Rising to the Challenge
Gehman Design Remodeling’s renovation of a spacious New Hope kitchen exemplifies the endless possibilities a homeowner can enjoy when working with a skilled design-build company.
by Leigh Stuart

For many homeowners, the kitchen is a central meeting place, a location where friends and family can gather and mingle while a host prepares a meal or readies the house for guests. But not all kitchens are ideal for such purposes, as was the case with one New Hope couple who turned to Gehman Design Remodeling to transform their dreary, cramped kitchen into a bright and beautiful hub for entertaining.

“One of the things the client wanted right up front was more ideas on brightening up the space because it was so dark,” says Dennis D. Gehman, a Master Certified Kitchen & Bath Remodeler and president of the Harleysville-based firm. “They weren’t thinking too much about taking out walls, because they knew the walls were loadbearing and they thought it would be impossible or too costly.”
While removing the walls did add expense, Gehman assured the homeowners that his firm could do so to brighten and improve flow between the kitchen and the dining area.
“While they were apprehensive [about taking the walls out], I assured them that we’ve done other similar projects,” he adds. “I knew we would need to research structural elements, load calculations, and those kinds of things, but I was confident we could do it. Our CAD 3D software made it easy for us to show them a visualization.”
Thankfully, the homeowners had the original blueprints from when their house was built—something Gehman says more homeowners should consider preserving.
“The plans helped verify that we were working with two loadbearing walls,” he says. “We wouldn’t have taken the second wall out, except that if we would’ve just taken out the one wall outside the eating area peninsula, we would’ve had to put a column right in the doorway between the two rooms.
“One loadbearing wall was right where the raised bar peninsula is,” he continues. “Toward the front of the house, the wall that ran side to side was also load bearing. Initially, that was a surprise. We certainly needed to get a structural engineer involved to help calculate the loads and determine how thick the steel beam in the ceiling would need to be.”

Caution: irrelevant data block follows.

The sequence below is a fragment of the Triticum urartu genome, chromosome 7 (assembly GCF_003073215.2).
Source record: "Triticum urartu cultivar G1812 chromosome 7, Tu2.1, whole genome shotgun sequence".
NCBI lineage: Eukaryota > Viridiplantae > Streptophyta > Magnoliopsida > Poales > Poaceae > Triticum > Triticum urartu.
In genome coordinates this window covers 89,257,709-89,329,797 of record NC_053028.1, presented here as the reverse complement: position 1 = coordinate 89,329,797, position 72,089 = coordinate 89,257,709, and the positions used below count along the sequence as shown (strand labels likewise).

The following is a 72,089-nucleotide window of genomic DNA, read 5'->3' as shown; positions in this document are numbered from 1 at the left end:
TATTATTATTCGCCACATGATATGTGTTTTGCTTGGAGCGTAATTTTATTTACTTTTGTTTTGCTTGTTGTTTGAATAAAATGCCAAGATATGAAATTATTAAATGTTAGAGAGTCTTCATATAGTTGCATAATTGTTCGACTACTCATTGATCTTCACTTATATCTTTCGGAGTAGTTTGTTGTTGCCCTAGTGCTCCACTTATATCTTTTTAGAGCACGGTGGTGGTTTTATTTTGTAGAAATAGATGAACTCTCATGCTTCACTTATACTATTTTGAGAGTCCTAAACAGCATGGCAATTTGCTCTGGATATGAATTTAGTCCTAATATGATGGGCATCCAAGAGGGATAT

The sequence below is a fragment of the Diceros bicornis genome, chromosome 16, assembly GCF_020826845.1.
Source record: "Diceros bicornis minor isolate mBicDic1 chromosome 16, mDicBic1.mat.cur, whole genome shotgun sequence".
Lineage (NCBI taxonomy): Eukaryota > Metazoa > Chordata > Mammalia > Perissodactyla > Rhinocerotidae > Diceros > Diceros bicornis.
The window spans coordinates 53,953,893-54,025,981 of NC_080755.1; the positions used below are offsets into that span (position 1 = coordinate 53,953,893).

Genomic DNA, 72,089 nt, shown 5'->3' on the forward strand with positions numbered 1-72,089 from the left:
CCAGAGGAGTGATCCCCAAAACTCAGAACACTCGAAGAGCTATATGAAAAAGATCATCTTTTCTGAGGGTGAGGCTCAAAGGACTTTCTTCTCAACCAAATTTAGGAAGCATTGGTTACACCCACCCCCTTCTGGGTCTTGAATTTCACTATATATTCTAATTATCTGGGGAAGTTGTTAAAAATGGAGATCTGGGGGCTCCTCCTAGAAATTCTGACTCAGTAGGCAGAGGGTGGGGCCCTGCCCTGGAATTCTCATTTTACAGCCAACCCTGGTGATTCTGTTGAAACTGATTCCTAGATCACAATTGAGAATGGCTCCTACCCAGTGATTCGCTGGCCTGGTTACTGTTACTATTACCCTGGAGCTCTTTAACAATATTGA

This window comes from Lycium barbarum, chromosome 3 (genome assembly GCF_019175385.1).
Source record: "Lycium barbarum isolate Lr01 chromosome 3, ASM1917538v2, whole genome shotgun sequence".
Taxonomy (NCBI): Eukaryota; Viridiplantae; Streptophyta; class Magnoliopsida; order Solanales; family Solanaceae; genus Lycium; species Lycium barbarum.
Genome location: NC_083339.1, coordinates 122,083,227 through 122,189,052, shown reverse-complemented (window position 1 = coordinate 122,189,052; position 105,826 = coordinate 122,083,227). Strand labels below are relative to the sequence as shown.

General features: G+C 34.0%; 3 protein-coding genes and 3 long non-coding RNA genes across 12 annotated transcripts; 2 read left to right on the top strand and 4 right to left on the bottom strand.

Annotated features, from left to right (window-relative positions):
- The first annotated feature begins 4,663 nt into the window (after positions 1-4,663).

Gehman’s team ended up constructing two temporary walls to support the ceiling before bolstering the ceiling with a steel I-beam secured above where the dining peninsula would go. Below, an unfinished basement provided space for the addition of a structural foundation pier. From there, Gehman’s team installed a steel column to further support the ceiling.
“The outside of the home is brick, which is great except it makes it a little harder to add windows and doors,” he shares. “We were able to put a new window above the kitchen sink, and install in the adjacent dining room new sliding patio doors on the back wall without disturbing the brick façade.”
An additional challenge with removing the loadbearing wall separating the kitchen and dining areas: relocating electrical and ductwork.
“We couldn’t just cut that off, because the ductwork went from the basement with heating and AC up to the second floor,” he explains. “That’s when we put in a double thick wall against a short exterior wall where the ductwork runs up to the second floor. This just extended the wall four inches into the dining room.”
While in some cases clients prefer a floor-to-ceiling renovation, Gehman’s clients loved their oak floors—another point of hesitation, as they wondered whether or not to remove the loadbearing walls that were breaking up the kitchen and dining spaces. In order to preserve the flooring, Gehman’s team had to patch in floorboards.
“Tooth them in, as we call it,” he says. “Then we had to sand down the whole floor. The challenge is, that the floor looked good before, but now three different species of wood became visible. Ash is similar to red oak, and I think there was some white oak mixed in; so, when we got down to the bare wood, you could see those color variations. We put the same stain on the floor, but it ended up with a checkerboard look. We had to add more stain to some boards to get a uniform color.”
In the end, the homeowners were immensely pleased with the finished product. They were so happy, in fact, that they have hired Gehman’s firm to complete additional work on the home.
Gehman Design Remodeling
355 Main Street
Harleysville, PA 19438
(215) 513-0300
Photo courtesy of Gehman Design Remodeling
Published (and copyrighted) in Suburban Life, April 2023.